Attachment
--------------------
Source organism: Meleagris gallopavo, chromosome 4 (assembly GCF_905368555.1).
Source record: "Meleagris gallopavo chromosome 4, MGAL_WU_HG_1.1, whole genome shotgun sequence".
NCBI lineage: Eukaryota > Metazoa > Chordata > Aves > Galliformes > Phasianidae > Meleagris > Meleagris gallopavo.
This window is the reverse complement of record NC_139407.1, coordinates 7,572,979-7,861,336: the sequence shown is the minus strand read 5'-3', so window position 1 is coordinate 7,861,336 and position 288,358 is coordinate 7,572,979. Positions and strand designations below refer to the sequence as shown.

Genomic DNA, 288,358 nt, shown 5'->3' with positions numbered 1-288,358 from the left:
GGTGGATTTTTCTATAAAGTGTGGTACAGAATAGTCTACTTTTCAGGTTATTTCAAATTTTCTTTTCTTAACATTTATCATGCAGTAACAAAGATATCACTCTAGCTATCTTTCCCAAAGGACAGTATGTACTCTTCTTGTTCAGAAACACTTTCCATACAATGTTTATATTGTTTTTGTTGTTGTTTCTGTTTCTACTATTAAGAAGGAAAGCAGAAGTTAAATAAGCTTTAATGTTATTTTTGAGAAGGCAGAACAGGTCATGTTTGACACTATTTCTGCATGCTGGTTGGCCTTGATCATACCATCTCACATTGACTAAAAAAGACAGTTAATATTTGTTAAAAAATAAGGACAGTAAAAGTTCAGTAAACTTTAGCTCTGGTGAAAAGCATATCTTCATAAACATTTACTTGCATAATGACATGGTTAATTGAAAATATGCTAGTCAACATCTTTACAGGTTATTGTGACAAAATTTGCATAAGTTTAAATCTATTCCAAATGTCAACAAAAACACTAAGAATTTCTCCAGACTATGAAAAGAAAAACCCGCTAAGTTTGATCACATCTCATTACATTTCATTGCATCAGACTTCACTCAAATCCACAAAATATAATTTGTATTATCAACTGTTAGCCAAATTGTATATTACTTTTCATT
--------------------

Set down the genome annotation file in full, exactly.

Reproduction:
Source organism: Meleagris gallopavo, chromosome 4 (assembly GCF_905368555.1).
Source record: "Meleagris gallopavo chromosome 4, MGAL_WU_HG_1.1, whole genome shotgun sequence".
NCBI lineage: Eukaryota > Metazoa > Chordata > Aves > Galliformes > Phasianidae > Meleagris > Meleagris gallopavo.
This window is the reverse complement of record NC_139407.1, coordinates 7,572,979-7,861,336: the sequence shown is the minus strand read 5'-3', so window position 1 is coordinate 7,861,336 and position 288,358 is coordinate 7,572,979. Positions and strand designations below refer to the sequence as shown.

Genomic DNA, 288,358 nt, shown 5'->3' with positions numbered 1-288,358 from the left:
GGTGGATTTTTCTATAAAGTGTGGTACAGAATAGTCTACTTTTCAGGTTATTTCAAATTTTCTTTTCTTAACATTTATCATGCAGTAACAAAGATATCACTCTAGCTATCTTTCCCAAAGGACAGTATGTACTCTTCTTGTTCAGAAACACTTTCCATACAATGTTTATATTGTTTTTGTTGTTGTTTCTGTTTCTACTATTAAGAAGGAAAGCAGAAGTTAAATAAGCTTTAATGTTATTTTTGAGAAGGCAGAACAGGTCATGTTTGACACTATTTCTGCATGCTGGTTGGCCTTGATCATACCATCTCACATTGACTAAAAAAGACAGTTAATATTTGTTAAAAAATAAGGACAGTAAAAGTTCAGTAAACTTTAGCTCTGGTGAAAAGCATATCTTCATAAACATTTACTTGCATAATGACATGGTTAATTGAAAATATGCTAGTCAACATCTTTACAGGTTATTGTGACAAAATTTGCATAAGTTTAAATCTATTCCAAATGTCAACAAAAACACTAAGAATTTCTCCAGACTATGAAAAGAAAAACCCGCTAAGTTTGATCACATCTCATTACATTTCATTGCATCAGACTTCACTCAAATCCACAAAATATAATTTGTATTATCAACTGTTAGCCAAATTGTATATTACTTTTCATT